Google's Copyright Policy Spawns Mega-Meta Art From China The Google Art Project allows art enthusiasts to visit distant museums online by scanning them with the same 15-lens camera rigs used by Google Street View. Due to copyright restrictions, however, certain paintings needed to be blurred, just like faces are in GSV. British artist Phil Thompson was intrigued by the foggy interruptions. His project Copyrights is his exploration of Google’s grand, utopian exercise in bringing culture to the masses. Molly Dilworth - projects August 2010, Google Earth view of 16 Manhattan Avenue, Brooklyn NY Paintings for Satellites I have an inclination to work with materials that have had an obvious life before I use them; it's a challenge and a pleasure to make something from nothing. In the last year my practice has grown out of the studio in the form of large-scale rooftop paintings for Google Earth. This project uses materials from the waste stream (discarded house paint) to mark a physical presence in digital space. My work is generally concerned with human perception of current conditions; the Paintings for Satellites are specifically concerned with the effects of the digital on our physical bodies.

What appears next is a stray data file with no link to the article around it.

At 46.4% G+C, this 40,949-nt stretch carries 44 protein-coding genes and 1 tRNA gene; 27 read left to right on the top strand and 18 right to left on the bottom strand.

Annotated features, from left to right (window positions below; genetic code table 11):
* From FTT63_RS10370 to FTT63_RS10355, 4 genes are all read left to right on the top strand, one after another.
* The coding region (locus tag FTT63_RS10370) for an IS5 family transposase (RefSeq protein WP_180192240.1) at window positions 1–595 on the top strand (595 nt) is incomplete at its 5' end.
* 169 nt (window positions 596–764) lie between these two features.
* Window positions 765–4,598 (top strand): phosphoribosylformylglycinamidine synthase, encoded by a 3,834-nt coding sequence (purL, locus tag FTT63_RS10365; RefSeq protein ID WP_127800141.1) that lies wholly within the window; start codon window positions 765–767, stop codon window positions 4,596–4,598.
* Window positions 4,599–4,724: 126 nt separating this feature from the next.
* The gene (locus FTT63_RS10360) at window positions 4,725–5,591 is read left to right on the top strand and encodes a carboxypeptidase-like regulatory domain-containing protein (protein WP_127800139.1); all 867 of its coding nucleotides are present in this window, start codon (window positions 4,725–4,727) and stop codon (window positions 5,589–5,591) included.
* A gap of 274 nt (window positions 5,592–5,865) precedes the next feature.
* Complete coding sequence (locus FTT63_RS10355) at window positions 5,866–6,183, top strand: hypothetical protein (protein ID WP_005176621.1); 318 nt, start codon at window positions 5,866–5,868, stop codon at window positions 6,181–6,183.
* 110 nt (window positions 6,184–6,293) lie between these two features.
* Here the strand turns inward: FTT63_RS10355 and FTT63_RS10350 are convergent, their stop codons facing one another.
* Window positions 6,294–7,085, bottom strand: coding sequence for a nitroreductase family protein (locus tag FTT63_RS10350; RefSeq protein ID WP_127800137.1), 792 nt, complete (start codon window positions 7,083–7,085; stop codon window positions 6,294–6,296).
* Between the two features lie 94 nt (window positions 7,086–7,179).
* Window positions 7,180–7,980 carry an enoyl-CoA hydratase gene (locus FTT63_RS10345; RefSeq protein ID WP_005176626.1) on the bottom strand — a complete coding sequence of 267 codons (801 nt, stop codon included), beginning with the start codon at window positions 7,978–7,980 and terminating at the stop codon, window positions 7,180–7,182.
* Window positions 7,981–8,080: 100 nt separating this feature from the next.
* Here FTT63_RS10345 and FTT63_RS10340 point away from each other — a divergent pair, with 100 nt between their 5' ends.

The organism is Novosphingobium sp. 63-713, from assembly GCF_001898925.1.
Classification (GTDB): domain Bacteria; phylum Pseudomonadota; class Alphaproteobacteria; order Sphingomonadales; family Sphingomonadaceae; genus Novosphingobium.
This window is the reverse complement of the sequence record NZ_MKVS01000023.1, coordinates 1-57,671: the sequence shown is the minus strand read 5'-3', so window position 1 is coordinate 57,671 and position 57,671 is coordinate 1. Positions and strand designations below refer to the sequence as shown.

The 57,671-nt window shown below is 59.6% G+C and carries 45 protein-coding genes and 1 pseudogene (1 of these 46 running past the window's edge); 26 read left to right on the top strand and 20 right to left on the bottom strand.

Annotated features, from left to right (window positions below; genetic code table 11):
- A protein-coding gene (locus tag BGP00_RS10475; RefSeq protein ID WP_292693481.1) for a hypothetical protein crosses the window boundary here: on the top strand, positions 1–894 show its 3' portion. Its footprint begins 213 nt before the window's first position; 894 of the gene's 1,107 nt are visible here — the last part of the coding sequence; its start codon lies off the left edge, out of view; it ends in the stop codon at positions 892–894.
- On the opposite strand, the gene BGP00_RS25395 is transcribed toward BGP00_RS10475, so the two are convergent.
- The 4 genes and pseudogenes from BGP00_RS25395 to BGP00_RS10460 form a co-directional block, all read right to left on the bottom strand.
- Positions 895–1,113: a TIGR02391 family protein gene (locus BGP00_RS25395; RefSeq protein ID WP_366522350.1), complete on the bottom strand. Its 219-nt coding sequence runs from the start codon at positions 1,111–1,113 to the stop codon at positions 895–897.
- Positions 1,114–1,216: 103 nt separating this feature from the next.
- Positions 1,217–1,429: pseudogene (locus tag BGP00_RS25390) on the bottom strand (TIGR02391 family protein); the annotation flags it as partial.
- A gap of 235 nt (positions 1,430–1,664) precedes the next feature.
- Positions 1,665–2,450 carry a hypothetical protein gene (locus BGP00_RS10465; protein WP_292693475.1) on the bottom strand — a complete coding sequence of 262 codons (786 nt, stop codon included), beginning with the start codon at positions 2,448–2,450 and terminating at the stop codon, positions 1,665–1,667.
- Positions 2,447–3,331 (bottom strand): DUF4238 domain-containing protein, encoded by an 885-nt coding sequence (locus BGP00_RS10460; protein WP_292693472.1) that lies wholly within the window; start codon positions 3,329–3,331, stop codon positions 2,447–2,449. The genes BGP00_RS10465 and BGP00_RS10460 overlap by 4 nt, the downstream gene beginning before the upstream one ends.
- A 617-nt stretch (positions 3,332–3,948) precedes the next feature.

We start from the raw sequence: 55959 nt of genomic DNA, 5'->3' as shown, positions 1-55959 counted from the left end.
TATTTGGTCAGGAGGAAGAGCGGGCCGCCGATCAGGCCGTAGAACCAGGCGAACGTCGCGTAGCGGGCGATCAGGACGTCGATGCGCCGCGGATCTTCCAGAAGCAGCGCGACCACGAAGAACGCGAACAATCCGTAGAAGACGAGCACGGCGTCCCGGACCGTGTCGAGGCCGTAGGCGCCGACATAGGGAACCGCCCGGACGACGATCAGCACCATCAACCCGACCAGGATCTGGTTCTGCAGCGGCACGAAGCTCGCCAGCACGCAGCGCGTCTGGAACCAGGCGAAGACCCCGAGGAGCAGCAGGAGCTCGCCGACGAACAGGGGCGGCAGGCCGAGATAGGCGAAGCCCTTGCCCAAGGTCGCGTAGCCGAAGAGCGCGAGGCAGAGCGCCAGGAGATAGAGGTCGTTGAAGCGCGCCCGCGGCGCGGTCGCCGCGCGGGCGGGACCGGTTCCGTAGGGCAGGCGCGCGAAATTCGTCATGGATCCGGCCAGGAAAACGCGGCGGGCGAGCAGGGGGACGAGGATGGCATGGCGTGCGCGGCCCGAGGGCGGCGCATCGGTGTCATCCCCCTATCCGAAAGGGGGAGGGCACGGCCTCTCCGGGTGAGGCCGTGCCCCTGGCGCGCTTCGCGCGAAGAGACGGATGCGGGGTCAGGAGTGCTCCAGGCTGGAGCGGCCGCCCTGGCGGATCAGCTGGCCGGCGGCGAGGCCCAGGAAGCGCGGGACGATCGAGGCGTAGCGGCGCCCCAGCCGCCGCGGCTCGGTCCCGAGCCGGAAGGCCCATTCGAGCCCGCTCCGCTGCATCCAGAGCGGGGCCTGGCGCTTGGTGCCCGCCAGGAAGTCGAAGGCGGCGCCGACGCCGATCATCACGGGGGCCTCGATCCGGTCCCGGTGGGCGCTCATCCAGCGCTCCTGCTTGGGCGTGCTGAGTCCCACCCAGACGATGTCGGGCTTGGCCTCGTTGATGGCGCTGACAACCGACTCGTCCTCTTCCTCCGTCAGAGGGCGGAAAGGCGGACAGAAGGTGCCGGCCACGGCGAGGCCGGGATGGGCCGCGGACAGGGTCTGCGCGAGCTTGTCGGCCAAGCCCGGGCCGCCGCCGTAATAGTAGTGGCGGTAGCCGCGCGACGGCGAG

5 Best Things to Say in an Interview By Catherine ConlanMonster Contributing Writer The best things you can say in an interview won’t necessarily get you the job on their own, but they can certainly pave the way. Keep these five things in mind as you go through the interviewing process to give yourself the best chance at landing the job. Ask Good Questions According to Howard Pines, founder and CEO of BeamPines, “the best thing a candidate can do at an interview is ask good questions.” Gabo’s Wild Ride: The Incredible Adventures of Gabriel García Márquez Nobel prize-winning author Gabriel García Márquez blurs the lines between fantasy and reality. His grandmother was a secret witch doctor who often predicted the arrival of guests. His grandfather was a respected war veteran who once killed a man in a duel. And then there's the loose bull that plowed into his family's kitchen, an incident foretold by an elderly talking parrot.
The 6 Creepiest Places on Earth It doesn't matter whether or not you believe in ghosts, there are some places in which none of us would want to spend a night. These places have well earned their reputations as being so creepy, tragic or mysterious (or all three) that they definitely qualify as "haunted." Places like... Aokigahara is a woodland at the base of Mount Fuji in Japan that makes The Blair Witch Project forest look like Winnie the Pooh's Hundred Acre Wood. It probably has something to do with all the dead bodies scattered around. GoogleFaces Google Facessearching for faces on Google Maps Collaboration with: Christian Loclair idea